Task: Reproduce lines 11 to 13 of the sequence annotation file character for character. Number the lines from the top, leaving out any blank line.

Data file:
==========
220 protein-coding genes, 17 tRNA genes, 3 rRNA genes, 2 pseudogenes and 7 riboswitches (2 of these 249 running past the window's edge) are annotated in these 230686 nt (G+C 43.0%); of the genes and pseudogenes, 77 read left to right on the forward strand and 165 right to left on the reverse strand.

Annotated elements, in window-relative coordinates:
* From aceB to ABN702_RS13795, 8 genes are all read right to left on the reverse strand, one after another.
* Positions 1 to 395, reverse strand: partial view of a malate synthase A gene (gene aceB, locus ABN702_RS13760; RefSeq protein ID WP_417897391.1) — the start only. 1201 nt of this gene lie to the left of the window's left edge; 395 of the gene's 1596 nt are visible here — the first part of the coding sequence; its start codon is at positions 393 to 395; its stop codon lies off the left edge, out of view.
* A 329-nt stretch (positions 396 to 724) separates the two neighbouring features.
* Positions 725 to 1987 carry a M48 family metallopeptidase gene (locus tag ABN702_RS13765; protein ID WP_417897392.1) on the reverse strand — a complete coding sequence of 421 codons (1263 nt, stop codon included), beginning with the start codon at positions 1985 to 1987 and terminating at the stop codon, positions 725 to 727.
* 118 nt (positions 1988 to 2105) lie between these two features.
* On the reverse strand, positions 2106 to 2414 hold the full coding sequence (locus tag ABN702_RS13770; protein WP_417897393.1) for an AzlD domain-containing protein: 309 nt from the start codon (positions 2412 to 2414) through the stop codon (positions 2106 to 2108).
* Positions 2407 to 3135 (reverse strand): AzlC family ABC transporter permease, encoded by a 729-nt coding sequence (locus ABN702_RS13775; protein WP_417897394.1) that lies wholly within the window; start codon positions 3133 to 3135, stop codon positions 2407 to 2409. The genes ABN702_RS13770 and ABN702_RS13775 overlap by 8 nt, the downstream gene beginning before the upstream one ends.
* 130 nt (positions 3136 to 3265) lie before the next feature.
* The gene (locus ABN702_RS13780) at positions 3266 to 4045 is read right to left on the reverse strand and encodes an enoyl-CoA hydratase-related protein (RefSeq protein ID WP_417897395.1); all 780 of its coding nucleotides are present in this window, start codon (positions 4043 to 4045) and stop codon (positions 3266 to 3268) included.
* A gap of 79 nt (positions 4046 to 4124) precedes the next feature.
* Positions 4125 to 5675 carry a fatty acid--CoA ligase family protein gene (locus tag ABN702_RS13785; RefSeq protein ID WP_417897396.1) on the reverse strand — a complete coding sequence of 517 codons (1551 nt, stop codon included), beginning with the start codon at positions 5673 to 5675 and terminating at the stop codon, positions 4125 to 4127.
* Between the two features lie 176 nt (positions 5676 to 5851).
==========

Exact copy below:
* The gene (locus ABN702_RS13780) at positions 3266 to 4045 is read right to left on the reverse strand and encodes an enoyl-CoA hydratase-related protein (RefSeq protein ID WP_417897395.1); all 780 of its coding nucleotides are present in this window, start codon (positions 4043 to 4045) and stop codon (positions 3266 to 3268) included.
* A gap of 79 nt (positions 4046 to 4124) precedes the next feature.
* Positions 4125 to 5675 carry a fatty acid--CoA ligase family protein gene (locus tag ABN702_RS13785; RefSeq protein ID WP_417897396.1) on the reverse strand — a complete coding sequence of 517 codons (1551 nt, stop codon included), beginning with the start codon at positions 5673 to 5675 and terminating at the stop codon, positions 4125 to 4127.